Using technology that enables satellites to study Earth’s surface, Indiana scientists have created a system to verify the composition of cells and tissue.
The technology from Purdue University researchers is expected to become valuable for medical diagnostics and scientific applications.
The method — which analyzes separate colors in an object or surface — has been applied to the field of flow cytometry, or analyzing cells that are contained in a liquid flowing past a laser beam, said J. Paul Robinson, a professor of cytomics in the School of Veterinary Medicine.
Flow cytometry has been an important analytical tool for research and medicine for many years, said Robinson, who also is a professor in the Weldon School of Biomedical Engineering. "We have now modified this tool so that much more information can be gleaned in the same amount of time.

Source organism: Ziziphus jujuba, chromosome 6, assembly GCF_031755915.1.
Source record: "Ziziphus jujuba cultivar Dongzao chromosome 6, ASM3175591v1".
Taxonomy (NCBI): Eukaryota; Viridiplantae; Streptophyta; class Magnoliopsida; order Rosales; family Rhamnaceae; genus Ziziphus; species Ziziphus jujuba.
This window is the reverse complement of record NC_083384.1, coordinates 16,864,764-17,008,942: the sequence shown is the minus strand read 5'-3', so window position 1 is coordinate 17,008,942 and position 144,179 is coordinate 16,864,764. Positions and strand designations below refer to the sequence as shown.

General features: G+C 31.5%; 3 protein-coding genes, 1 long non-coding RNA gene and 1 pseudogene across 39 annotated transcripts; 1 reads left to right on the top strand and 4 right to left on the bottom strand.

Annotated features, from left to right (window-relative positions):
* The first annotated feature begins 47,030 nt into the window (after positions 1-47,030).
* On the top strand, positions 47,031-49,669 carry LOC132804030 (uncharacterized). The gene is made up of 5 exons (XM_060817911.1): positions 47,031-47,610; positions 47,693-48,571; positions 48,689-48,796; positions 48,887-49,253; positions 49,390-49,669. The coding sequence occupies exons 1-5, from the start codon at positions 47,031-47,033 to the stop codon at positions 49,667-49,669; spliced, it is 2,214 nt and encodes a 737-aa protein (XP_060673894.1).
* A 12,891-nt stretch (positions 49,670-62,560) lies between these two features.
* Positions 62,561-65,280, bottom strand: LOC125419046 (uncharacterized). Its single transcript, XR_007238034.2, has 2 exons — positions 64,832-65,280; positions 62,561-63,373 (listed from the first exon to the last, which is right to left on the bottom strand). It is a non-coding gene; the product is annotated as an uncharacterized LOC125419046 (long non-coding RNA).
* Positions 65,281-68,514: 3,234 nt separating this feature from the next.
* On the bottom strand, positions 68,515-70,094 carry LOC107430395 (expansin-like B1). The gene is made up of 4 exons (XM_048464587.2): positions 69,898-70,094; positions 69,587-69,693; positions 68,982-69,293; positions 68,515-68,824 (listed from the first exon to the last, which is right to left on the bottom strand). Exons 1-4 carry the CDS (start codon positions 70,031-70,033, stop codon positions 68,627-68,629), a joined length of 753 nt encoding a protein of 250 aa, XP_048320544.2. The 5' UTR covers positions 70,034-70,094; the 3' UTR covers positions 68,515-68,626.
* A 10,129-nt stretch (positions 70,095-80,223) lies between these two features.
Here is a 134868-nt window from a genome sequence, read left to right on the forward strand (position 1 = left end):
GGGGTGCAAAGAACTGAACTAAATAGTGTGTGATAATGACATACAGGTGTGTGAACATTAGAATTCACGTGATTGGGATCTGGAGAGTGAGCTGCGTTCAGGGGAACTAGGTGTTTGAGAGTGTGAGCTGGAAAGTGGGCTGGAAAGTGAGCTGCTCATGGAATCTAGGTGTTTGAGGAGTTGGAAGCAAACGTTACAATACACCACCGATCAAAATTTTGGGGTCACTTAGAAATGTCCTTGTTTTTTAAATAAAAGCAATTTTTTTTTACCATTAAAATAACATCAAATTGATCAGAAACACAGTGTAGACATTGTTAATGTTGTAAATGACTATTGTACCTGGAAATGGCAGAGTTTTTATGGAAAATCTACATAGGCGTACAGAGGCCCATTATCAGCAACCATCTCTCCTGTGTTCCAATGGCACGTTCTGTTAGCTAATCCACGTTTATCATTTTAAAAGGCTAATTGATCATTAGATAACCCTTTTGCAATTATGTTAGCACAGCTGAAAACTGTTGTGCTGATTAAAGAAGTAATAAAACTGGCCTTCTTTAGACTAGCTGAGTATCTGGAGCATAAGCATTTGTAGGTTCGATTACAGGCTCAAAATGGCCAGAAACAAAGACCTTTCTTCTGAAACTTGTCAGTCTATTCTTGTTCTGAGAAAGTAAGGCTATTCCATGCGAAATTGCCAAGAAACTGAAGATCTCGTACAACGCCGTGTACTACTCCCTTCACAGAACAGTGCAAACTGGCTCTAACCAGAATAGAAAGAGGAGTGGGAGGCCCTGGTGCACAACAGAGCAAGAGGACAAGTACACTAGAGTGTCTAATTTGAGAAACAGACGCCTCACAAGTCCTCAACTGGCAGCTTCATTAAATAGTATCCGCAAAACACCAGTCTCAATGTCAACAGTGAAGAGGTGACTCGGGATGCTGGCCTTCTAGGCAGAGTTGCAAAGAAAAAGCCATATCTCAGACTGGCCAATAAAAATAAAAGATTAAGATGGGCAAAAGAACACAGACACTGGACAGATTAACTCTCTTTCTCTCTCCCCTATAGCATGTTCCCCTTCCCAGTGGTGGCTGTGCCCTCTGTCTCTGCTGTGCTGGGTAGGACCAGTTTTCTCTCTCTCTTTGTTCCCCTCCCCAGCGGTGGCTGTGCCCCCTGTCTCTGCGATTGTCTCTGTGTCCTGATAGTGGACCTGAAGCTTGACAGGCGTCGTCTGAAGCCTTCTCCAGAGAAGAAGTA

Within five to 10 years, almost all of the instruments used in flow cytometry will have converted to this technology because it’s smarter and better and cheaper, said Robinson.
The recent research findings were presented Tuesday in Quebec City, Canada, during the 23rd International Congress of the International Society for Analytical Cytology.